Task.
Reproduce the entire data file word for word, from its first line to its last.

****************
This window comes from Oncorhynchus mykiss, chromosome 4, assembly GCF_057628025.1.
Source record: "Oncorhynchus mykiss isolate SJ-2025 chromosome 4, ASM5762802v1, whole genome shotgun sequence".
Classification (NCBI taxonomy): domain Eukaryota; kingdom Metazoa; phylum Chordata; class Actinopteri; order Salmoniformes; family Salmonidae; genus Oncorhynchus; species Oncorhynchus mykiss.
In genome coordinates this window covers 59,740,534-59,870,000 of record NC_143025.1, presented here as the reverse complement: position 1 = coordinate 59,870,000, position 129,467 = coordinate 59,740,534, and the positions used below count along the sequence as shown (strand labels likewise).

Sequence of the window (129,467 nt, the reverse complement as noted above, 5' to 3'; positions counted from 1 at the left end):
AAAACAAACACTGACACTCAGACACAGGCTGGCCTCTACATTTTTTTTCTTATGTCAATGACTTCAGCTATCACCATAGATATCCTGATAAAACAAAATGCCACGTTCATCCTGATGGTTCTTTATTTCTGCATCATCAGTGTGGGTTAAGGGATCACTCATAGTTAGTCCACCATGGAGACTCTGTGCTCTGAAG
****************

This window comes from Oncorhynchus mykiss, chromosome 4, assembly GCF_057628025.1.
Source record: "Oncorhynchus mykiss isolate SJ-2025 chromosome 4, ASM5762802v1, whole genome shotgun sequence".
Classification (NCBI taxonomy): domain Eukaryota; kingdom Metazoa; phylum Chordata; class Actinopteri; order Salmoniformes; family Salmonidae; genus Oncorhynchus; species Oncorhynchus mykiss.
In genome coordinates this window covers 59,740,534-59,870,000 of record NC_143025.1, presented here as the reverse complement: position 1 = coordinate 59,870,000, position 129,467 = coordinate 59,740,534, and the positions used below count along the sequence as shown (strand labels likewise).

Sequence of the window (129,467 nt, the reverse complement as noted above, 5' to 3'; positions counted from 1 at the left end):
AAAACAAACACTGACACTCAGACACAGGCTGGCCTCTACATTTTTTTTCTTATGTCAATGACTTCAGCTATCACCATAGATATCCTGATAAAACAAAATGCCACGTTCATCCTGATGGTTCTTTATTTCTGCATCATCAGTGTGGGTTAAGGGATCACTCATAGTTAGTCCACCATGGAGACTCTGTGCTCTGAAG